I was pleasantly surprised to find an e-mail in my inbox a few days after I posted Ding, Dong, PUR Water Calling. It was from Nikki Oliver, Proctor and Gamble’s (P&G’s) GIVE Program Community Manager. She addressed and answered some of my concerns mentioned in the post, and I would like to share them with you.
One of my biggest concerns regarding what we had been presented at BlogHer was that the presentation focused on the organizations that encourage local African women to sell the PUR packets to their communities. This was Ms. Oliver’s response:
The vast majority of PUR packets are distributed free of charge by CSDW’s safe drinking water partners in emergency relief efforts as well as ongoing community health program efforts in developing countries, especially in areas in which there is a critical need for clean water. (For example, last week we committed with our safe drinking water partners, to provide at least 50 million liters of clean drinking water to help flood victims in Pakistan. Over 5 million packets will be distributed free of charge by humanitarian relief organizations like World Vision, Oxfam, IFRC, Save the Children, & others.
A smaller portion of the packets are distributed through our not-for-profit social marketing partners (like PSI and CARE) who work with local women to sell health related products, as part of an effort to help establish local micro-economies and to empower women in impoverished countries to become more economically self-sufficient. In the developing world, products that are given for free are often seen as having little to no value and not worth making a behavior change. That’s why a key component of CSDW is education about the importance of safe drinking water to reduce illness and death which our partners provide through school, health clinic and community programs to bring about behavior change. We work closely with more than 100 partners around the world to ensure users are provided with the support, training and resources they need to use PUR packets effectively.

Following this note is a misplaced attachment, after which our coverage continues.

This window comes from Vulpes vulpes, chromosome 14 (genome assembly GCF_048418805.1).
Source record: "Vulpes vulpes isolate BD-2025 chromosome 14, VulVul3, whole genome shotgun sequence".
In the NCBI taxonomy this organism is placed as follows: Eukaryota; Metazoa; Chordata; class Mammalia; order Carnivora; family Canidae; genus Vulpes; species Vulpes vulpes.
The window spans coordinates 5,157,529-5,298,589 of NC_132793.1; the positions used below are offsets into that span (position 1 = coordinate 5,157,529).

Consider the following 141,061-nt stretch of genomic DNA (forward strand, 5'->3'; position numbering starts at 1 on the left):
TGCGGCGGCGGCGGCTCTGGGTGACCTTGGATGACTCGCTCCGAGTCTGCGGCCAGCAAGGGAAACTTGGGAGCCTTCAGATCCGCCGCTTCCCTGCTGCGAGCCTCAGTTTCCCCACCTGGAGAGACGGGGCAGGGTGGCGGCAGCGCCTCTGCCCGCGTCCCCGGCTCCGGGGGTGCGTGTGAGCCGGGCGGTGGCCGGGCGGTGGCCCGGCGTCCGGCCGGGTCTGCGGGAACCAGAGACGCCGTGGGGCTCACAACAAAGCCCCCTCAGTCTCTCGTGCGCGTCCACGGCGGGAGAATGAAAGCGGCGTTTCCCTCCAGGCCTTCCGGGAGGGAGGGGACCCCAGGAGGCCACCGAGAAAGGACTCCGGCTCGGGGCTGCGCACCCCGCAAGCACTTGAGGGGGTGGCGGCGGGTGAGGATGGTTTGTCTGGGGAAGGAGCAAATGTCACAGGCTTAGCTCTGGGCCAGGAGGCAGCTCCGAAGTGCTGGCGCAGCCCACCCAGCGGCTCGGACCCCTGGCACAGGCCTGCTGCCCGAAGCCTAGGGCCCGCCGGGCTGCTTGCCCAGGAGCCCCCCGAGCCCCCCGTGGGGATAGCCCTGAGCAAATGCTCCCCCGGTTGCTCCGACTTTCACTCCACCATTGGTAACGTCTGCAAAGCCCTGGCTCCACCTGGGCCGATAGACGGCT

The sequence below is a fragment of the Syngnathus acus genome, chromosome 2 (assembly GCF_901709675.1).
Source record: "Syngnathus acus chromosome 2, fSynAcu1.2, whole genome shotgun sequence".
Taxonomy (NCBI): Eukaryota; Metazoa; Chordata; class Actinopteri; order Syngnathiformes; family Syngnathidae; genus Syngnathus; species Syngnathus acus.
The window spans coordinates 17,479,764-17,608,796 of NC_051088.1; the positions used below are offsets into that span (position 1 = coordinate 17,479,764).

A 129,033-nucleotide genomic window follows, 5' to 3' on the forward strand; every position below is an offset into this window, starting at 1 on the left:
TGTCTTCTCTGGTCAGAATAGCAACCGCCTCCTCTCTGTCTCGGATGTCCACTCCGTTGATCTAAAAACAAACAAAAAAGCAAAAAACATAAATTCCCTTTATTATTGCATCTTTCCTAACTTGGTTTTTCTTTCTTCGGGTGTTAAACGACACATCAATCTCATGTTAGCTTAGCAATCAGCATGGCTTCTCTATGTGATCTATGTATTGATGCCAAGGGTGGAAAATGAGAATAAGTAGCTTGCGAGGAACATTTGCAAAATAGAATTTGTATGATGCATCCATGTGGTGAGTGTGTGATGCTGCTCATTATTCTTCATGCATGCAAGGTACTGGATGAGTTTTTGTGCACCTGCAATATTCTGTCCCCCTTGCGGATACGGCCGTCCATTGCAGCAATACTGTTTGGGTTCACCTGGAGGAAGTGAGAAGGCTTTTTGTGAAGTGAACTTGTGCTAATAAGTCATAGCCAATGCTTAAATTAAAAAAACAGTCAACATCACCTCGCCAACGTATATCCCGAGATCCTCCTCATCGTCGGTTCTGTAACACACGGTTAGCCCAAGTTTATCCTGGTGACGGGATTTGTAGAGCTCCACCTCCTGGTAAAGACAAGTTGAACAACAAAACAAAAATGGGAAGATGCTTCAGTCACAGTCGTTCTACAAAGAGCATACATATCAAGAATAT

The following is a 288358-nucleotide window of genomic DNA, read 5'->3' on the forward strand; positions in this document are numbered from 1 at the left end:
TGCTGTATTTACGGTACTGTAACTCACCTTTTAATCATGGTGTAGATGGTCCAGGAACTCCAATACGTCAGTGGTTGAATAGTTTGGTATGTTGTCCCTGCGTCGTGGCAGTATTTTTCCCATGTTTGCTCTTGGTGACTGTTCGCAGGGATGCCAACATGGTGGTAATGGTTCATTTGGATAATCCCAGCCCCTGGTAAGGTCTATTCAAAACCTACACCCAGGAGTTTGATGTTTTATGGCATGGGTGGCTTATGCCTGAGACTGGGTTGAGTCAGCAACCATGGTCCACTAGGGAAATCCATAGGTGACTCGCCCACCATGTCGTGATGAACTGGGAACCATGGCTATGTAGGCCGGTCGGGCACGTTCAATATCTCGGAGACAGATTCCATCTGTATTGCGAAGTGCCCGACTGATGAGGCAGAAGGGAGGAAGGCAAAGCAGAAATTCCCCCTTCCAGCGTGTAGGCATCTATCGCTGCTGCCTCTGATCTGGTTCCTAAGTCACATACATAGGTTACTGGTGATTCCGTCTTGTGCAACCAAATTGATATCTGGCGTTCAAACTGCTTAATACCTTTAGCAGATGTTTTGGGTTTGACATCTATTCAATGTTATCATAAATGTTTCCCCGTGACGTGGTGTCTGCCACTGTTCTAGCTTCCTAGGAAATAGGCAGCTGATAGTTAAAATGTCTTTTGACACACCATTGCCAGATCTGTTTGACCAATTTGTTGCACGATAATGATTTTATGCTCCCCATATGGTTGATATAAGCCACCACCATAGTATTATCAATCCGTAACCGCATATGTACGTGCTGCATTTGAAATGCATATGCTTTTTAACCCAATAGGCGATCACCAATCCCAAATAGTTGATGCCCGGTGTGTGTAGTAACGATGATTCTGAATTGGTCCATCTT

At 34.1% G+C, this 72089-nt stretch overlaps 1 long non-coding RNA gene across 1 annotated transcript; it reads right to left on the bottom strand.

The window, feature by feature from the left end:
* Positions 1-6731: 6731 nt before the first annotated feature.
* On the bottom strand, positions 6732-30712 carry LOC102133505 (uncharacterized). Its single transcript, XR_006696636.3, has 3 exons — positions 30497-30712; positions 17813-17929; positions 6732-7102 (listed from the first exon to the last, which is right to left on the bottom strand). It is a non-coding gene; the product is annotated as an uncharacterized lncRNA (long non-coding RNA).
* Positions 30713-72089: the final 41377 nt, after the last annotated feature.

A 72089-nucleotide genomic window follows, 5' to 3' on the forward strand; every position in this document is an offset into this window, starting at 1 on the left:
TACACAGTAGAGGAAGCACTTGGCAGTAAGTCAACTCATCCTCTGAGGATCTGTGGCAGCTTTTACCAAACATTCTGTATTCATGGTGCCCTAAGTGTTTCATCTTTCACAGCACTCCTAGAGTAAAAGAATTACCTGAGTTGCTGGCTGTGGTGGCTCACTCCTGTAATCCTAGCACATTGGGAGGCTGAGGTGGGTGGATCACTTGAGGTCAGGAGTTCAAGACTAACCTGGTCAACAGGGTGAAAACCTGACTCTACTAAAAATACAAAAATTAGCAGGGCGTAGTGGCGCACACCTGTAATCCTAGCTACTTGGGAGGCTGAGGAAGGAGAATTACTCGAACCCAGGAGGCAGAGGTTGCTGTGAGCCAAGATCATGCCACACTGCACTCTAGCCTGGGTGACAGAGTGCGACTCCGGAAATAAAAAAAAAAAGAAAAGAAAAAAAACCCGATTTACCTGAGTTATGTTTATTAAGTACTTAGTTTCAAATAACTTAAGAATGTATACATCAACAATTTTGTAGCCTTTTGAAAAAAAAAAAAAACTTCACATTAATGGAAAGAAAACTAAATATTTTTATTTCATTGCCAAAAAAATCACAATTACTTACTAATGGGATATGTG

I found the statement about products that are given for free are seen as having little or no value quite interesting. I asked my circle of friends. While my husband did not encounter this culture when he traveled to South Africa, some of my other friends who have visited other countries on the African continent and have served in other humanitarian relief works in other countries, have experienced this in some cultures.
It does seem that the majority of the organizations that work with CDSW do give out the PUR packets for free.
I also believe in accountability, so I asked how those who blogged and voted will be able to see their clicks put to work. Ms. Oliver kindly pointed me to the website to allow us all to follow along with the project:
The water provided through the Give Health Clean Water Blogivation will be distributed through a variety of our current programs, including the ongoing Pakistan flood response we are working on with partners like World Vision, Save the Children, Read Foundation, HOPE and others. Other examples might include our work in Kenya with our partners at the Safe Water Aids Program (SWAP; www.swapkenya.org), or with Population Services International (PSI; http://www.psi.org/) in Sudan and many other countries.
We will showcase the results of the Clean Water Blogivation so readers and participants can see the impact of their clicks. You can follow the winning blogger on her trip to Kenya this fall with Dr. Greg Allgood on the http://givehealth.changents.com/ portal. You can also see the ongoing stories and pictures of impact on Dr. Allgood’s blog here: http://childrensafedrinkingwater.typepad.com/pgsafewater/.
While I personally prefer sustainable ventures for clean water (i.e. providing wells), I do believe the PUR packets have a purpose. I understand they can be especially helpful in disaster relief situations where they provide clean water almost immediately, as Ms. Oliver mentioned the Pakistan flood response. I appreciate the open dialog with P&G through Nikki Oliver. I do wish that there had been more emphasis at BlogHer on the organizations who give PUR packets away, or at least a more balanced presentation that better represented the true nature of the program.
The GIVEHealth Blogivation campaign provided 21,099 days of clean water for people around the world, according to the website. Thank you for being a part of that.
Thank you for all who read, commented, tweeted and dialogued with me your own thoughts and feelings about the PUR packets and Clean Water Blogivation program. I think the best things in life come out of open communication of our beliefs, values and challenges. Thanks for sharing with me how you would make the world better for our children and generations to come.